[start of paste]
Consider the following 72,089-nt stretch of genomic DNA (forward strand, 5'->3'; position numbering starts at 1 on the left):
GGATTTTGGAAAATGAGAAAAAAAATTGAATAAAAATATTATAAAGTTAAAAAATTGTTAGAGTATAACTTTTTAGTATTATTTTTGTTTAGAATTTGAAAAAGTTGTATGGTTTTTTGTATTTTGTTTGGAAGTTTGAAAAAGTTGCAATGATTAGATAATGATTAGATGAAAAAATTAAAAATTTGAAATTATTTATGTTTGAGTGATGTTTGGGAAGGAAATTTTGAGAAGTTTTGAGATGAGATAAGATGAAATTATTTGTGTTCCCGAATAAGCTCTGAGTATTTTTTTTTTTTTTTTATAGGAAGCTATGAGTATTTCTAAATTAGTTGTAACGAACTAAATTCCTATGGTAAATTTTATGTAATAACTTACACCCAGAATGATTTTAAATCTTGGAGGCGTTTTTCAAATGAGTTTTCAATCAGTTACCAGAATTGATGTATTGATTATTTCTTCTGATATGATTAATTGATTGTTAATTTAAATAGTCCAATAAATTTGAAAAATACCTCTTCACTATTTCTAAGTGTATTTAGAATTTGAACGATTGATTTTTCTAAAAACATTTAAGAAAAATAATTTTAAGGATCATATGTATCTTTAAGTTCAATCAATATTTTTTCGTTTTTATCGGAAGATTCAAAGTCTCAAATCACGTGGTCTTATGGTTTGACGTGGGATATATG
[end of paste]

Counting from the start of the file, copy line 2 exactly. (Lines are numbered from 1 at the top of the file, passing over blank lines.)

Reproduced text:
GGATTTTGGAAAATGAGAAAAAAAATTGAATAAAAATATTATAAAGTTAAAAAATTGTTAGAGTATAACTTTTTAGTATTATTTTTGTTTAGAATTTGAAAAAGTTGTATGGTTTTTTGTATTTTGTTTGGAAGTTTGAAAAAGTTGCAATGATTAGATAATGATTAGATGAAAAAATTAAAAATTTGAAATTATTTATGTTTGAGTGATGTTTGGGAAGGAAATTTTGAGAAGTTTTGAGATGAGATAAGATGAAATTATTTGTGTTCCCGAATAAGCTCTGAGTATTTTTTTTTTTTTTTTATAGGAAGCTATGAGTATTTCTAAATTAGTTGTAACGAACTAAATTCCTATGGTAAATTTTATGTAATAACTTACACCCAGAATGATTTTAAATCTTGGAGGCGTTTTTCAAATGAGTTTTCAATCAGTTACCAGAATTGATGTATTGATTATTTCTTCTGATATGATTAATTGATTGTTAATTTAAATAGTCCAATAAATTTGAAAAATACCTCTTCACTATTTCTAAGTGTATTTAGAATTTGAACGATTGATTTTTCTAAAAACATTTAAGAAAAATAATTTTAAGGATCATATGTATCTTTAAGTTCAATCAATATTTTTTCGTTTTTATCGGAAGATTCAAAGTCTCAAATCACGTGGTCTTATGGTTTGACGTGGGATATATG